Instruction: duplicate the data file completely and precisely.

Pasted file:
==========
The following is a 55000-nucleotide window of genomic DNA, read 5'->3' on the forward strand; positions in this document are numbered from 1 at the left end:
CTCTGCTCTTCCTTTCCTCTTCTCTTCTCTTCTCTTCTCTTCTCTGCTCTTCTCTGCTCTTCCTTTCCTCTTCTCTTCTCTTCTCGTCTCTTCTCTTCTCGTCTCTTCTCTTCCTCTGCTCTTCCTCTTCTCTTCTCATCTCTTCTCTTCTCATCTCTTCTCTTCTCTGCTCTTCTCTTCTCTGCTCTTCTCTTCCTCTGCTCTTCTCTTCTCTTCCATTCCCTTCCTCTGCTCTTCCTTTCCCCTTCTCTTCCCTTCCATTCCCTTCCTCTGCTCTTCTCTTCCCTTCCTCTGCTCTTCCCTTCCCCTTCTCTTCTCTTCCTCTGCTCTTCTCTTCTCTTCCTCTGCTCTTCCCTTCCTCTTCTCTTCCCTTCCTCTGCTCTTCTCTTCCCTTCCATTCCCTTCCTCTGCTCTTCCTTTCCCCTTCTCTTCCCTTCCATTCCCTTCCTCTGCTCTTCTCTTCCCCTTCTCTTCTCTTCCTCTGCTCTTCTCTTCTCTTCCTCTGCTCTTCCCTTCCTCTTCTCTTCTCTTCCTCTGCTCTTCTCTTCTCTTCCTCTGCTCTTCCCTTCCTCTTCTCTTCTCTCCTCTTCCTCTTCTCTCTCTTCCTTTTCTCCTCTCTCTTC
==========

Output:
The following is a 55000-nucleotide window of genomic DNA, read 5'->3' on the forward strand; positions in this document are numbered from 1 at the left end:
CTCTGCTCTTCCTTTCCTCTTCTCTTCTCTTCTCTTCTCTTCTCTGCTCTTCTCTGCTCTTCCTTTCCTCTTCTCTTCTCTTCTCGTCTCTTCTCTTCTCGTCTCTTCTCTTCCTCTGCTCTTCCTCTTCTCTTCTCATCTCTTCTCTTCTCATCTCTTCTCTTCTCTGCTCTTCTCTTCTCTGCTCTTCTCTTCCTCTGCTCTTCTCTTCTCTTCCATTCCCTTCCTCTGCTCTTCCTTTCCCCTTCTCTTCCCTTCCATTCCCTTCCTCTGCTCTTCTCTTCCCTTCCTCTGCTCTTCCCTTCCCCTTCTCTTCTCTTCCTCTGCTCTTCTCTTCTCTTCCTCTGCTCTTCCCTTCCTCTTCTCTTCCCTTCCTCTGCTCTTCTCTTCCCTTCCATTCCCTTCCTCTGCTCTTCCTTTCCCCTTCTCTTCCCTTCCATTCCCTTCCTCTGCTCTTCTCTTCCCCTTCTCTTCTCTTCCTCTGCTCTTCTCTTCTCTTCCTCTGCTCTTCCCTTCCTCTTCTCTTCTCTTCCTCTGCTCTTCTCTTCTCTTCCTCTGCTCTTCCCTTCCTCTTCTCTTCTCTCCTCTTCCTCTTCTCTCTCTTCCTTTTCTCCTCTCTCTTC